What I’ve gotten out of being involved with organizations on campus like Amnesty and Oxfam, AKA: Not Bad, for an Undergrad
As with every experience that you’ve ever had, the most common question that comes to people’s minds when asking about involvement with Non-Government Organizations is: Why?
That question has many possible answers. It also has a lot of possible sub-questions: Why spend so much time on these organizations? Why are they important to you? Why do you believe you are making a difference?
To the first question, I respond: because I feel like I have an obligation to help someone who is in a less fortunate situation than I am. It can be difficult to explain to peers who come from similar backgrounds that most of the world actually doesn’t have most of the privileges we enjoy. We have never lived in fear of speaking the truth because of the threat of punishment as a result. We don’t know what it’s like to have to worry about receiving an honest income for our labor because we live in a society where these kinds of rights are demanded on a regular basis. The more time I have spent working with Oxfam and Amnesty International, the more I have realized that I have a responsibility to share the stories of the millions of voices that go unheard, and that all of us need to rally together to make sure that they are.
My response to the second question is: these organizations are important to me because they’re important to everyone. They help us to fully understand what the human condition is, and I think everyone on this planet should honor it. Through my volunteer work I have discovered what it is like to break past socio-economic barriers and see someone for all of their distinctiveness. It is such a humbling and eye-opening experience to realize that something you have done for someone has changed their life, and once you experience it, you will want to experience it an infinite number of more times. It really helps you stay focused on the bigger picture. Hopefully you will realize that just because you are a very small part of the world does not mean that you don’t have the ability to make any kind of impact on it.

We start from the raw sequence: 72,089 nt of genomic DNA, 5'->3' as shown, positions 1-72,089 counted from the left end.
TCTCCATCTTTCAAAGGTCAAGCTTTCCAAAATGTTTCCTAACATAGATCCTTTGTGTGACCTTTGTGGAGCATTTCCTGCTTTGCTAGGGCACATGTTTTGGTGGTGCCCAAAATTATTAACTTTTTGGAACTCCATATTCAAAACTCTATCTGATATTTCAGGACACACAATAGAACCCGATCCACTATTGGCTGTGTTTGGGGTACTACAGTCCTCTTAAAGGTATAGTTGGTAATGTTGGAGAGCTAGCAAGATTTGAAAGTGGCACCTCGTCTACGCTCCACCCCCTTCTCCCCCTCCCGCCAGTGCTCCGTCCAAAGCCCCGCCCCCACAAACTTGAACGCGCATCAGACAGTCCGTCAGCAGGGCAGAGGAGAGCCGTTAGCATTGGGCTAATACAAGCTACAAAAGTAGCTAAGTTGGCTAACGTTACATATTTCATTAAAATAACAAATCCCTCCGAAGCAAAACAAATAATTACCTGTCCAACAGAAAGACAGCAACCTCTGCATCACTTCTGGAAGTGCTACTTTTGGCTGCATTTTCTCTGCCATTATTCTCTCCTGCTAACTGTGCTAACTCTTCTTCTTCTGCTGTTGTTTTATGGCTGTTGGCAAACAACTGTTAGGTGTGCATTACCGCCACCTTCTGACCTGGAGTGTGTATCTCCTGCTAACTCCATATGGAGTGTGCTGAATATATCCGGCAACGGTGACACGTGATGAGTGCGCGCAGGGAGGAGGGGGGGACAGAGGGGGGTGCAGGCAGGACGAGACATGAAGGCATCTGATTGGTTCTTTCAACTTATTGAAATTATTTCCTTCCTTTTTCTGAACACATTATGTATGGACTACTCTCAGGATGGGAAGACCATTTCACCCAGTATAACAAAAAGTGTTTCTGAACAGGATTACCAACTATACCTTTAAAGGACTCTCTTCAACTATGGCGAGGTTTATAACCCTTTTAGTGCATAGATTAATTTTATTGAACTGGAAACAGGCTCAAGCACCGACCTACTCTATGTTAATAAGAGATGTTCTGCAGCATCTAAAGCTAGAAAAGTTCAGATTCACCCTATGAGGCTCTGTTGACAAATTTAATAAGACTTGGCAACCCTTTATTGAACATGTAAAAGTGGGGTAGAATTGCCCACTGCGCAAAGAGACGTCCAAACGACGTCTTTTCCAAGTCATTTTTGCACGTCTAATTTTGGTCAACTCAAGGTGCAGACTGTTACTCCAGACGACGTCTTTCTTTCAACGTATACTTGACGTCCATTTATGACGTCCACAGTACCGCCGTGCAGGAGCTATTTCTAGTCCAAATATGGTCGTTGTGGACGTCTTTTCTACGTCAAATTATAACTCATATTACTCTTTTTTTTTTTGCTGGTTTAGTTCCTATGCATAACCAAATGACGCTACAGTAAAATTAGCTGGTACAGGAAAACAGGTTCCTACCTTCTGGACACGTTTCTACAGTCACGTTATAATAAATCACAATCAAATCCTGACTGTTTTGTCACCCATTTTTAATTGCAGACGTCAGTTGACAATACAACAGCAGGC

And finally, I believe that I am making a difference because I see it all around me. I know that the students collaborating on these efforts are learning from each other while making unbreakable ties. We learn how to push to achieve end goals that may have been more difficult than initially anticipated, we learn how to hustle and stay on top of deadlines, we learn how to sacrifice time to make sure that we can accomplish planning to the best of our abilities, and we learn how to use our creativity to fundraise for events. Students remember who we are and what we have to offer to the community. They look to us for suggestions on how to merge fundraisers, and the kind of people power it takes to do it. We encourage other students to actively take a role in the community that they are in, and to demand change when something isn’t happening the way they believe it should. We help shape the development of tomorrow’s leaders. Not bad for an undergrad.